SMITH: So here are the rules of the contest. We took a really basic kind of story, the earnings report from the restaurant chain Denny's. It comes out right after the stock market closes. We will give the data to both reporters and see how they do. Our human, Scott Horsley, was confident. He used to go to Denny's all the time. They even knew his regular order.

HORSLEY: It was good because I didn't have to say, out loud, Moons Over My Hammy.

SMITH: All right, let's do this. The Wordsmith computer is booted up and ready to go down in North Carolina. Scott Horsley is at his desk.

HORSLEY: Oh, here we go.

SMITH: The earnings report is out.

HORSLEY: On my marks.

SMITH: Get set. Go. Horsley starts right away.

HORSLEY: Oh, Scott Horsley was a news spot writing man.

SMITH: We called up Automated Insights to see how the computer was doing. They hadn't even started.

UNIDENTIFIED MAN: I will tell my engineer that the race is officially on because they've gotten the earnings report. He's smiling now.

SMITH: One minute down, two minutes. I think the computer just finished.

HORSLEY: Well, all right.

SMITH: Scott doesn't slow down.

HORSLEY: All right, ding.

SMITH: All right, seven minutes and 30 seconds.

HORSLEY: Oh.

SMITH: Let me tell you, that is so fast - for a human.

HORSLEY: And the computer took how long?

SMITH: Two minutes.

HORSLEY: You know that movie where the guy comes across the finish line, like, two days after everybody else has finished in the marathon? That's - that's what this was like. But people still cheer for him because he's got so much heart.

SMITH: But the computer had already gone home with the medal. Here's a bit of the computer's masterpiece.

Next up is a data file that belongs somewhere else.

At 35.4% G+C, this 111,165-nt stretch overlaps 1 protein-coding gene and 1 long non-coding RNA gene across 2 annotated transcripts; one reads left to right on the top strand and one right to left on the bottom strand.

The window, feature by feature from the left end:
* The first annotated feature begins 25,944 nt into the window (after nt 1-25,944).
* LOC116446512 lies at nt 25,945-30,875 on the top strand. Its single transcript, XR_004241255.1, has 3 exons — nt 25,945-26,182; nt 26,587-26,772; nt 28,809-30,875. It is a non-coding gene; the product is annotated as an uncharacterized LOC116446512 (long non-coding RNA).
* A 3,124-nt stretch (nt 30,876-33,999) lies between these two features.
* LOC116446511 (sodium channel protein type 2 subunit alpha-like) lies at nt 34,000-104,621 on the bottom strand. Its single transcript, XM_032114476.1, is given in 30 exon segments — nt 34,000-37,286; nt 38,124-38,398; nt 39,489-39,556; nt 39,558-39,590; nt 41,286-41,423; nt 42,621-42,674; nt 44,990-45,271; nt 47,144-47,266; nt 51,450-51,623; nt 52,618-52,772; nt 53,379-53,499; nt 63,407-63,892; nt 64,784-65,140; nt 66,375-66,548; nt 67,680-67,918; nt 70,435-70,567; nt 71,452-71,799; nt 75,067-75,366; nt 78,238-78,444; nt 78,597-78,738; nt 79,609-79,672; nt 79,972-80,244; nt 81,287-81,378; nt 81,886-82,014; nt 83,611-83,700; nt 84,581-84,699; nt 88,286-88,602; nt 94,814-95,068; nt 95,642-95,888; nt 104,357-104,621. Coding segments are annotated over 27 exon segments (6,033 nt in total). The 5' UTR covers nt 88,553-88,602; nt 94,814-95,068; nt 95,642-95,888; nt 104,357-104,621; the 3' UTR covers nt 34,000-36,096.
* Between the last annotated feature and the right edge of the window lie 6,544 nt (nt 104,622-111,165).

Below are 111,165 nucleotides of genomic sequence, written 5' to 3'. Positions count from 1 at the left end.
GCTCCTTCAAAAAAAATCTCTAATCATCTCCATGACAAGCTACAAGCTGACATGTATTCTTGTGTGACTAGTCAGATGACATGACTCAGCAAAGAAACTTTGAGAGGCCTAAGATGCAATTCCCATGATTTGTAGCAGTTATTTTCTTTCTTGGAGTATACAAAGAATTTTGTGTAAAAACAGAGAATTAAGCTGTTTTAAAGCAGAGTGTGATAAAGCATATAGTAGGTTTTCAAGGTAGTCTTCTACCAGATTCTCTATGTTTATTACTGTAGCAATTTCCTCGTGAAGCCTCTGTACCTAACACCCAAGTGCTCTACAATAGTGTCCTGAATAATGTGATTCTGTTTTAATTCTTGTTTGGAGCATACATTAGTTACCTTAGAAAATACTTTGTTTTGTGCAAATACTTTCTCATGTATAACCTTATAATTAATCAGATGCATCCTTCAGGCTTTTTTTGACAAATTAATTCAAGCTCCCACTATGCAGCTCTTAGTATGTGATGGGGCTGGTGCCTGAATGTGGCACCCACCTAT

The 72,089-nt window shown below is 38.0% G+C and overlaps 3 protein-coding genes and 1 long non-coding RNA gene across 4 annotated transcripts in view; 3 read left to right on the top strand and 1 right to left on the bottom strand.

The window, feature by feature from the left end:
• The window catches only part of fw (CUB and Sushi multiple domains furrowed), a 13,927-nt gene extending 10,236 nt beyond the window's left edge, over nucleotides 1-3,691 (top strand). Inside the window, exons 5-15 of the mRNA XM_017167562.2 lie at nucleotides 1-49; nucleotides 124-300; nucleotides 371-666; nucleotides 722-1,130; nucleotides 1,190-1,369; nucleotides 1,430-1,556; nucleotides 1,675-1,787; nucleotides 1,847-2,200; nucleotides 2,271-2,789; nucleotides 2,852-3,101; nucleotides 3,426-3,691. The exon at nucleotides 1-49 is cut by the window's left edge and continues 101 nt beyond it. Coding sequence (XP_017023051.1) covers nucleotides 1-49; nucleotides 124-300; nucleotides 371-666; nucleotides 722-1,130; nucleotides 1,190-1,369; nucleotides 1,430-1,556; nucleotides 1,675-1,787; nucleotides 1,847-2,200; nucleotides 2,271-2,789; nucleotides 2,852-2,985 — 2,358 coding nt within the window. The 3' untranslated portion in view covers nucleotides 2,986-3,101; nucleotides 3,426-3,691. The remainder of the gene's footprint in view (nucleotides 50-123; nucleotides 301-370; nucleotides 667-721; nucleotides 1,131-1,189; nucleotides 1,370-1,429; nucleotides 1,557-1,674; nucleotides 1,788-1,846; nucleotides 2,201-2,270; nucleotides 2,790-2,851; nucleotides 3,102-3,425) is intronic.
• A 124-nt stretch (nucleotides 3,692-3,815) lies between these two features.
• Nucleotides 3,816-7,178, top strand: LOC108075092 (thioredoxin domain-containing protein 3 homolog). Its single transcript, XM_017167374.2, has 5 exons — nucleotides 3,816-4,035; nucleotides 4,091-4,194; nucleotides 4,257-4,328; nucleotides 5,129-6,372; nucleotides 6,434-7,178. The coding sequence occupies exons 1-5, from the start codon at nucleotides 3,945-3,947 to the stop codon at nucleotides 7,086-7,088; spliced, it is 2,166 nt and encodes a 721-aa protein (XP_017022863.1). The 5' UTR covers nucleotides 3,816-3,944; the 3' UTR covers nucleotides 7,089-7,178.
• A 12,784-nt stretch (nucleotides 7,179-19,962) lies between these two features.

UNIDENTIFIED WOMAN #1: Denny's Corporation on Monday reported first-quarter profit of $8.5 million. The Spartanburg, S.C.-based company said it had profit of 10 cents per share.

HORSLEY: And then there was Horsley. The race was over. Most of the crowd had left when Horsley, limping and gasping for air, came into the stadium.

SMITH: With this news spot.

UNIDENTIFIED WOMAN #1: Denny's Corporation notched a Grand Slam of its own in the first quarter, earning a better-than-expected 10 cents a share as restaurant sales jumped by more than 7 percent. The growth in sales suggests consumers are opening their pocketbooks for pancakes, eggs and hash browns.

SMITH: It seems so clear; Scott totally beat the computer on style. Of course, the computer is only going to get better. People at Automated Insights told me if we wanted, they could program in a more humorous tone, even learn to sling a few breakfast-food metaphors. And one other thing. While that computer was racing Scott, it could also write 9,999 other stories at the same time. I told this to Scott.

HORSLEY: Congratulations to our future computer overlord...

SMITH: (Laughter).

HORSLEY: Automated Insights. I'd like to be working for you one day, Mr. Computer.

SMITH: Me, too. Stacy Vanek Smith, NPR News.

UNIDENTIFIED WOMAN #2: Support for Planet Money comes from Dropbox, maker of Dropbox for Business, built to help companies securely shape and manage files. Learn more at dropbox.com/npr. Transcript provided by NPR, Copyright NPR.